Lafayette will celebrate Black Heritage Month in February with theater, dance, discussion forums, and lectures.
A special theater series will examine the changing racial makeup of American cities across many generations. The program will include two opportunities to see Lorraine Hansberry’s A Raisin in the Sun on Broadway starring Denzel Washington and Diahann Carroll. Lafayette College Theater will present Clybourne Park, Bruce Norris’ Pulitzer Prize- and Tony Award-winning response to Hansberry’s play, spanning half a century in urban American with a focus on race, real estate, and the volatile values of each. Michael O’Neill, associate professor of English and director of theater, is directing the production running March 5-8. The series is part of Lafayette’s START initiative, which is funded by an $800,000 grant from the Andrew W. Mellon Foundation.
The month’s keynote speaker will be author and civil rights activist Tim Wise 7 p.m. Feb. 25 at Moravian College. Wise is the author of six books, including his highly acclaimed memoir, White Like Me: Reflections on Race from a Privileged Son. In addition to his talk, there will be a workshop for faculty and staff.
Another highlight will be the presentation of Stardust by David Roussève and his dance company REALITY 8 p.m. Feb. 11 in the Williams Center. The experimental production follows an unseen black gay teenager trying to negotiate a path through adolescence. Roussève, professor of choreography at UCLA, will host a talkback workshop for students noon Feb. 12 in the Marlo Room.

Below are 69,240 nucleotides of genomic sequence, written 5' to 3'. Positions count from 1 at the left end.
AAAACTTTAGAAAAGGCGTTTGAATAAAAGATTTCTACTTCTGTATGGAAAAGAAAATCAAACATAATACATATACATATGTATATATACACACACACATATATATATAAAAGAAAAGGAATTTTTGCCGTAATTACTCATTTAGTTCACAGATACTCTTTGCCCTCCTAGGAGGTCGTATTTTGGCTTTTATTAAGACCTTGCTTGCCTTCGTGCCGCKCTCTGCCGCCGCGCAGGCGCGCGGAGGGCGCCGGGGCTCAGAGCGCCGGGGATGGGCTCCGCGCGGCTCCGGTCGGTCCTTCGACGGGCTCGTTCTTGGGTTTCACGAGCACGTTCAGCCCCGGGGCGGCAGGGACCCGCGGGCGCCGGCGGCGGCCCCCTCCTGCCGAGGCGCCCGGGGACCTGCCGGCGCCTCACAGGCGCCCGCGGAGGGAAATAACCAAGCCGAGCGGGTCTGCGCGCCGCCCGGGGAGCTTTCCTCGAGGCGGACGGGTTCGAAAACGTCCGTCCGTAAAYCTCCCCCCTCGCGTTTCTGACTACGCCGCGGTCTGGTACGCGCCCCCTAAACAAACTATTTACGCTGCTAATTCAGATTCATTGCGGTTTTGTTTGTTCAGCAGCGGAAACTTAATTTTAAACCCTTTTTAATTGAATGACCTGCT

The month’s events are coordinated by the Office of Intercultural Development and are sponsored by the Africana studies, College Theater, and women’s and gender studies programs, Association of Black Collegians, the departments of anthropology & sociology and government & law, Friends of Skillman Library, the Office of Religious Life, the Pre-Law Advising program, and the Williams Center. For more information, contact Intercultural Development at (610) 330-5320.
Schedule of events: